Colombia’s Motorcycle Rail Cars Are Terrifyingly Simple Public Transportation

These motorcycle "brujitas" may look like a dangerous joke, but they're a surprisingly effective way of getting people to and from a remote rainforest preserve.
Maddox Kay

The world is full of bizarre contraptions adapted to ride on narrow-gauge railways. From the converted Ford Transit vans that roam a historic logging track in Romania to the two-headed Chrysler rail car that brought workers to a gypsum quarry in the ‘50s, we’ve seen our fair share of “trains” made out of machines that were never intended to ride the rails in the first place. 

But these Colombian “brujitas,” which transport residents and tourists on a disused narrow-gauge railway deep into the rainforest, are perhaps the jankiest—and the most ingenious. During a recent trip, I climbed aboard to check out one of South America’s most primitive, yet effective, systems of public transportation.

“Brujita” means “little witch” in Spanish. It’s easy to see why these vehicles might look like witchcraft to an outsider, but they’re incredibly simple. A motorcycle sits mounted to a wooden platform, its rear tire resting on one rail track and providing forward thrust. The wooden platform contains benches for passengers and rolls along on tiny train wheels. 

Think of it as a hybrid between a rail bike and a speeder, but much more cobbled together. Some now have tarp roofs to protect travelers from the oft-soaked rainforest, but as you can tell from this English-subtitled video from 2019, that wasn’t always the case.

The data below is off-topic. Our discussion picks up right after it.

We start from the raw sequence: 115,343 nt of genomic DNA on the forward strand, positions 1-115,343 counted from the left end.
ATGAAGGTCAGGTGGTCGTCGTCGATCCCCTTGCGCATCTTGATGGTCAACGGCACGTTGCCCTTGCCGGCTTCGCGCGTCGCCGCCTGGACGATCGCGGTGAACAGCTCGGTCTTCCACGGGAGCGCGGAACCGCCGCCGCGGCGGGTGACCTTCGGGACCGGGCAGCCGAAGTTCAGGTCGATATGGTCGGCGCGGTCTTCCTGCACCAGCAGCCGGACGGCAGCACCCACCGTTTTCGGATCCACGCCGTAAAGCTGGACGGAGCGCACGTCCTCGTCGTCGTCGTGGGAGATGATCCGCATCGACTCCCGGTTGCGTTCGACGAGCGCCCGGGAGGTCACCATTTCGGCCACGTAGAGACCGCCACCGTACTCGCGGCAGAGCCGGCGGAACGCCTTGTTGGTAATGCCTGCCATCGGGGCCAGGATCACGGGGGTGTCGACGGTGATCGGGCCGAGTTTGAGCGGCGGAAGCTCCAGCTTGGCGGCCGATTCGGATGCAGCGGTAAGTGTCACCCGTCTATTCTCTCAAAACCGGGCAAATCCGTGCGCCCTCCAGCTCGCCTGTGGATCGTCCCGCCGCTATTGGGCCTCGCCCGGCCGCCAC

The brujita’s simplicity has a few key advantages. First: fuel efficiency. My colleague and resident rail expert James Gilboy pointed out that there isn’t much rolling resistance between a single motorcycle tire and four greased train wheels. Even with a full load of passengers aboard, the motorcycles’ small-displacement engines move the platforms along at 20-30 mph with little strain, and their fuel tanks can be topped up with a jerry can.

Ease of repair is another plus. These craft operate along a roughly seven-kilometer route from the town of Cordoba to the 400-person village of San Cipriano, which is located inside a nature preserve. It’s a remote area that’s tough to reach, so being able to fix your mode of transport on the fly is a must. Since there’s no special train hardware to fix, road, er, railside repairs should be limited to making sure wheels are on tight and free-rolling, and basic motorcycle maintenance.

There’s only one set of tracks through most of the forest, but the brujitas’ low weight means one or two people can easily lift one and turn it around when it reaches the end of the line. Since there are no pull-offs, operators communicate by phone and walkie-talking to make sure they’re only running in one direction at once.

Riding on these things is a pretty wild experience. Our bus driver unceremoniously dropped us on the side of a four-lane highway. After darting across, we trekked a half-mile through the woods to the Cordoba station, where we purchased roundtrip tickets and boarded the humble chariot. Our brujita driver casually finished his cigarette, and we set off—across bridges, rivers, and through the jungle.

There aren’t any seatbacks, belts, or much of anything to grab onto, so I wrapped my fingers around the bench and braced against my fellow passengers. And because it’s a completely open vehicle, the jungle breeze, fresh fruit smells, and birdsong come at you from all angles. If you can forget the safety implications for a second, it’s a pleasant place to be.

According to an interview with a brujita driver, the service employed 54 drivers and operators on the weekends and 15 during the week as of 2019. The driver estimates the transportation service has helped triple the number of tourists visiting the area, bringing in jobs and conservation efforts. Not too bad for a few bright folks who strapped their motorcycles to some wood.